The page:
Black on Both Sides 

A fictional "Meeting" between Malcolm X and Martin Luther King Jr. comes to the Valentine.

click to enlarge Ted Moody, Toney Cobb and Tony Cosby co-star in "The Meeting," a play that shows a fictitious conversation between Martin Luther King Jr. and Malcolm X.
  • Ted Moody, Toney Cobb and Tony Cosby co-star in "The Meeting," a play that shows a fictitious conversation between Martin Luther King Jr. and Malcolm X.

After exiting a news conference in March 1964, Martin Luther King Jr. was approached by a tall man in brow-line glasses. The two men greeted each other, shaking hands while reporters snapped photos. The tall man was Malcolm X, and this minute-long meeting was the only time they encountered each other.

The two defining figures of the civil rights struggle disagreed on much. Malcolm X once called King an Uncle Tom and derided what he called the minister's "farce on Washington."

In 1987, playwright Jeff Stetson penned "The Meeting," which imagines what would have happened if King and Malcolm X had sat down for a real conversation about the issues of their day. On King's birthday, Jan. 15, the Valentine Richmond History Center will serve as host to a production of the one-act play.

"It's about nonviolence as opposed to violence," says Tony Cosby, who will portray King. "Without Malcolm, Martin would have been unable to do what he did. Malcolm gave the country an alternative — either you give Martin what he wants, or you've got to deal with Malcolm."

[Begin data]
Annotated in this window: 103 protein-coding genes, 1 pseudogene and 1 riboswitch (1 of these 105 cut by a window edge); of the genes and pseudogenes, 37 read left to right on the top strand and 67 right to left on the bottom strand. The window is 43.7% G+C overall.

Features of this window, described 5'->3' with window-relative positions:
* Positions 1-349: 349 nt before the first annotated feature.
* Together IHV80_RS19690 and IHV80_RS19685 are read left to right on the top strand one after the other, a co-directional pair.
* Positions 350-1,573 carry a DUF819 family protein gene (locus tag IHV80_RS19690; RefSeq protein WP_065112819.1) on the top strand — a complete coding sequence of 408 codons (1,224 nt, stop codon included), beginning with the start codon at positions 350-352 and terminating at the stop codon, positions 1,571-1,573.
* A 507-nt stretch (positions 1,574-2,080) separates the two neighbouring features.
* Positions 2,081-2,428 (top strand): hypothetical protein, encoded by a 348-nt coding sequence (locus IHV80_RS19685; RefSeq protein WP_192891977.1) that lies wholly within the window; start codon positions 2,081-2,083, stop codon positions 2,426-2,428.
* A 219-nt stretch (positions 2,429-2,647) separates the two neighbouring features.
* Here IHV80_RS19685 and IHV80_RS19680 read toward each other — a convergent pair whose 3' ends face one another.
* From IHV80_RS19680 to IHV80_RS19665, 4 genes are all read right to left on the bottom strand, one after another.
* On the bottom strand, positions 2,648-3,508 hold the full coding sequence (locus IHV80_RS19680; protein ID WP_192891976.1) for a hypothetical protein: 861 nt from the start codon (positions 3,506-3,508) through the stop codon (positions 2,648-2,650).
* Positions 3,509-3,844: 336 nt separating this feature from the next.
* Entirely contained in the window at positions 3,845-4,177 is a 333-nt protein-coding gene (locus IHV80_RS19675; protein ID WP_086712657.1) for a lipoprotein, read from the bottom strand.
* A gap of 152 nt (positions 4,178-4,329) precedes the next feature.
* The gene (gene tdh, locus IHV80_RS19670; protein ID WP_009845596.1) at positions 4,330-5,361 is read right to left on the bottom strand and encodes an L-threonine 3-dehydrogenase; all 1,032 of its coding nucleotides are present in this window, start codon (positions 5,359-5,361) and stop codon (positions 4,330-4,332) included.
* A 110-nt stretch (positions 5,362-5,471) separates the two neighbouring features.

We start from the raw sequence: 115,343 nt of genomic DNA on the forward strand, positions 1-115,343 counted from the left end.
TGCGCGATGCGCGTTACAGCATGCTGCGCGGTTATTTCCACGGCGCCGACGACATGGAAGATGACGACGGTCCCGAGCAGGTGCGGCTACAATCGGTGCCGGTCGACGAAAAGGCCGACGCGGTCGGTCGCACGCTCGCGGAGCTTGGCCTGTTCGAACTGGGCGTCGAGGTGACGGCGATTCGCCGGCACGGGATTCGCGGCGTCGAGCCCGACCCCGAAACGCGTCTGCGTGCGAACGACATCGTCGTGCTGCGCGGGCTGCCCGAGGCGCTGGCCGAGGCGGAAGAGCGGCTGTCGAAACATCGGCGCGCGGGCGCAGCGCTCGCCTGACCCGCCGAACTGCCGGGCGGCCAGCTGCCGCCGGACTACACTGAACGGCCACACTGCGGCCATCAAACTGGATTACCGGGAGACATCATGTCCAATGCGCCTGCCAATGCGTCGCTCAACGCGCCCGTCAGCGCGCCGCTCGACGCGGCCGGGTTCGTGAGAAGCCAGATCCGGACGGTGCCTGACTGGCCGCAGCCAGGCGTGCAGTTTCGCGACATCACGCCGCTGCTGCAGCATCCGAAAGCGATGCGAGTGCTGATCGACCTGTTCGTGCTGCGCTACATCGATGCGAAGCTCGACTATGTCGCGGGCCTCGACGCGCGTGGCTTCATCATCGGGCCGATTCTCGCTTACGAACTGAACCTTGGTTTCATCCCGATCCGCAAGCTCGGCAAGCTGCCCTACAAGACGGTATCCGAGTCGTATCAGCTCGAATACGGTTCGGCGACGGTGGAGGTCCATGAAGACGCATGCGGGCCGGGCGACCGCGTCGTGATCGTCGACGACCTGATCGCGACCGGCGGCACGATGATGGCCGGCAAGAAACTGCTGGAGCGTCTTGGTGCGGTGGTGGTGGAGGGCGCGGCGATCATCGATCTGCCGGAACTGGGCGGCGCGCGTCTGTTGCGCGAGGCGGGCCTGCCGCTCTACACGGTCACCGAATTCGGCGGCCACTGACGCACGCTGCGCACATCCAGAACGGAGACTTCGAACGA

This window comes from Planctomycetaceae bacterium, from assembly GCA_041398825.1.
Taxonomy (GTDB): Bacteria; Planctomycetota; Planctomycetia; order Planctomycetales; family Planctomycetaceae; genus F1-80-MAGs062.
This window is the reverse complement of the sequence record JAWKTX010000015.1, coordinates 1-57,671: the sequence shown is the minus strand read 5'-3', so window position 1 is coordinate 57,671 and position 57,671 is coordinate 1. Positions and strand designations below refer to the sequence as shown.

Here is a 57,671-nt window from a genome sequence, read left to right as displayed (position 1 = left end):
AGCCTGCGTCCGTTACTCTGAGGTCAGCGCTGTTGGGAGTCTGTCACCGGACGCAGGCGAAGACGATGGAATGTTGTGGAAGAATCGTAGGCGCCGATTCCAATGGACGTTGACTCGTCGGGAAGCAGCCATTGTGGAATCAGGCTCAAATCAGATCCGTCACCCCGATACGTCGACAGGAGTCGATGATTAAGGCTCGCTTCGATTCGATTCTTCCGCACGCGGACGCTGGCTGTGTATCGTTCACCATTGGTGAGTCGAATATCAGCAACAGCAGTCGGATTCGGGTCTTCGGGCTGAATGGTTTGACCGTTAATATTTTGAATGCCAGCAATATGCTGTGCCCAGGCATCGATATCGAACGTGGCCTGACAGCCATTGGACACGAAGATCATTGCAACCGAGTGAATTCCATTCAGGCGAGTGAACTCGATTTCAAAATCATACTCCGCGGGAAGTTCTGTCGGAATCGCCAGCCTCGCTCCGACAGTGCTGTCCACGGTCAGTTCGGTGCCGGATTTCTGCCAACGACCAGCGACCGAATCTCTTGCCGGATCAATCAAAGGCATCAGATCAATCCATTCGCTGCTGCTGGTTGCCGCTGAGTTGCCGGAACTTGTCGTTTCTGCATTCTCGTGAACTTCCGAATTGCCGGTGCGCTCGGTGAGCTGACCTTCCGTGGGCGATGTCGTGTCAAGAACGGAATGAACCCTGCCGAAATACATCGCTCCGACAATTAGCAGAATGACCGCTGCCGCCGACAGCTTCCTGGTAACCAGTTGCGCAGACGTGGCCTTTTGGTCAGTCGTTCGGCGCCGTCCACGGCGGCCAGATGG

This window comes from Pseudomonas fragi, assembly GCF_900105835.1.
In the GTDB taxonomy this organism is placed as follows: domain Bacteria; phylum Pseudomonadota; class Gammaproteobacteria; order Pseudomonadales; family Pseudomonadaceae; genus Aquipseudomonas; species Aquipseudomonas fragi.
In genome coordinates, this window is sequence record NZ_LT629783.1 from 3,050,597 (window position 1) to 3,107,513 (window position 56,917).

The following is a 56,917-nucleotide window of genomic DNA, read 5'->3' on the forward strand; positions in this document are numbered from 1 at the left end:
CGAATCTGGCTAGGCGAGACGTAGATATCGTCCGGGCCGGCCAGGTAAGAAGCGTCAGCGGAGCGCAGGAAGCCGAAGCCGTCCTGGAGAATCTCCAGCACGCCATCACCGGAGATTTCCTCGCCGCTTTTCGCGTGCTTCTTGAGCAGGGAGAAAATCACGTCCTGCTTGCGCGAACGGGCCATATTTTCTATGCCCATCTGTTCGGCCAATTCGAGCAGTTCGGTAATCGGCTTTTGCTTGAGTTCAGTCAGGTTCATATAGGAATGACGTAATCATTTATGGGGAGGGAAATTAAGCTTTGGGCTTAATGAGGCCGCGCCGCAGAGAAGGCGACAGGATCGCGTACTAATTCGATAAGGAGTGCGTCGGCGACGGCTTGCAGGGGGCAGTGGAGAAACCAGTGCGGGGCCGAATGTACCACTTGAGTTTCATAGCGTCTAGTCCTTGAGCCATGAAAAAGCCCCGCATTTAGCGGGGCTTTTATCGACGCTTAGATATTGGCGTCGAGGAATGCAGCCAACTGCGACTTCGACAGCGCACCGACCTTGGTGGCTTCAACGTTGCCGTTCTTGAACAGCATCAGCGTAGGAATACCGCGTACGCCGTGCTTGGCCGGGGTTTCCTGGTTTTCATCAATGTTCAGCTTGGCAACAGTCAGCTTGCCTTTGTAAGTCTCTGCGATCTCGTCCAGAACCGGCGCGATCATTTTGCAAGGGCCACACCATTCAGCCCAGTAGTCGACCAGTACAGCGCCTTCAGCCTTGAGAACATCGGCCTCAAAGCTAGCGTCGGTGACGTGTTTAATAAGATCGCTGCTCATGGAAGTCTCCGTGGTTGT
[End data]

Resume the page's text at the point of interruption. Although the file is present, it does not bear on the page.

Cosby has been orating speeches as King for 30 years, and has performed in productions of "The Meeting" for the past five. This performance will costar Toney Cobb as Malcolm X and Ted Moody as Malcolm's bodyguard. In addition to being performed on King's birthday, Cosby maintains that this performance will have a special significance because of the recent unveiling of the Martin Luther King Jr. Memorial in Washington

"He's done this project for a number of years, and we hope that it will be an annual event at the Valentine," says Bill Martin, the museum's director. It will open its doors free on the preacher's birthday, and at 2 p.m. Cosby will give King's "I Have a Dream" and "Memphis" speeches on the Valentine's patio.

Following the speeches will be two performances of the play in a room that seats roughly 100 people. "I think King and Malcolm realized that they needed each other," Cosby says. "This play is a way to educate the public to both sides of the coin." S

"The Meeting" will take place at the Valentine Richmond History Center on Jan. 15 at 2:30 p.m. and 4 p.m. Valentine admission is free for the day but performance tickets cost $15. For information, call 218-6970.



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